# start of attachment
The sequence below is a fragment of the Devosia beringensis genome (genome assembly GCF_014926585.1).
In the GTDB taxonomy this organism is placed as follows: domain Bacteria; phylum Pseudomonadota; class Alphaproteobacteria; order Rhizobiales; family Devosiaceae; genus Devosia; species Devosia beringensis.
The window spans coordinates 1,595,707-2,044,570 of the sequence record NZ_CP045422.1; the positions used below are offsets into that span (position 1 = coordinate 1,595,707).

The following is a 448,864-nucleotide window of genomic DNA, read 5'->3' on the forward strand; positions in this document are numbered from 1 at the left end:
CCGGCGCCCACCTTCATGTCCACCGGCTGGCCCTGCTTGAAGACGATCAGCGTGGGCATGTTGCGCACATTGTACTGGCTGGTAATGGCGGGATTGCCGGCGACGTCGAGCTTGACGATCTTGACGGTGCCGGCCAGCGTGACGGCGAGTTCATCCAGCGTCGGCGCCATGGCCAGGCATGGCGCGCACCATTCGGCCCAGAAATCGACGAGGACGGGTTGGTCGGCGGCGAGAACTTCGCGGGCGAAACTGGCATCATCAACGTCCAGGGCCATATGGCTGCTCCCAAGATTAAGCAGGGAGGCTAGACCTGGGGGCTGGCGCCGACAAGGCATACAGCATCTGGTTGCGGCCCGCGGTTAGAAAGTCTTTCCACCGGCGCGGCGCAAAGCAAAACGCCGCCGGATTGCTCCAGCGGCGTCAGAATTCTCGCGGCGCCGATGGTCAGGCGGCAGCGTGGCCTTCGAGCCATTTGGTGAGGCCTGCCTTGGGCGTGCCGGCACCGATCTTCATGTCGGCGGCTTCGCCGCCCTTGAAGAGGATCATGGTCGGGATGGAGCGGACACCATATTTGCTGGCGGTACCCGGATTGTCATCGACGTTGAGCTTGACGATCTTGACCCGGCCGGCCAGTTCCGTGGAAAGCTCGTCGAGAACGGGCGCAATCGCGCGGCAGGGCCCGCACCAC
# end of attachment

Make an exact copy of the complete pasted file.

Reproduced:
The sequence below is a fragment of the Devosia beringensis genome (genome assembly GCF_014926585.1).
In the GTDB taxonomy this organism is placed as follows: domain Bacteria; phylum Pseudomonadota; class Alphaproteobacteria; order Rhizobiales; family Devosiaceae; genus Devosia; species Devosia beringensis.
The window spans coordinates 1,595,707-2,044,570 of the sequence record NZ_CP045422.1; the positions used below are offsets into that span (position 1 = coordinate 1,595,707).

The following is a 448,864-nucleotide window of genomic DNA, read 5'->3' on the forward strand; positions in this document are numbered from 1 at the left end:
CCGGCGCCCACCTTCATGTCCACCGGCTGGCCCTGCTTGAAGACGATCAGCGTGGGCATGTTGCGCACATTGTACTGGCTGGTAATGGCGGGATTGCCGGCGACGTCGAGCTTGACGATCTTGACGGTGCCGGCCAGCGTGACGGCGAGTTCATCCAGCGTCGGCGCCATGGCCAGGCATGGCGCGCACCATTCGGCCCAGAAATCGACGAGGACGGGTTGGTCGGCGGCGAGAACTTCGCGGGCGAAACTGGCATCATCAACGTCCAGGGCCATATGGCTGCTCCCAAGATTAAGCAGGGAGGCTAGACCTGGGGGCTGGCGCCGACAAGGCATACAGCATCTGGTTGCGGCCCGCGGTTAGAAAGTCTTTCCACCGGCGCGGCGCAAAGCAAAACGCCGCCGGATTGCTCCAGCGGCGTCAGAATTCTCGCGGCGCCGATGGTCAGGCGGCAGCGTGGCCTTCGAGCCATTTGGTGAGGCCTGCCTTGGGCGTGCCGGCACCGATCTTCATGTCGGCGGCTTCGCCGCCCTTGAAGAGGATCATGGTCGGGATGGAGCGGACACCATATTTGCTGGCGGTACCCGGATTGTCATCGACGTTGAGCTTGACGATCTTGACCCGGCCGGCCAGTTCCGTGGAAAGCTCGTCGAGAACGGGCGCAATCGCGCGGCAGGGCCCGCACCAC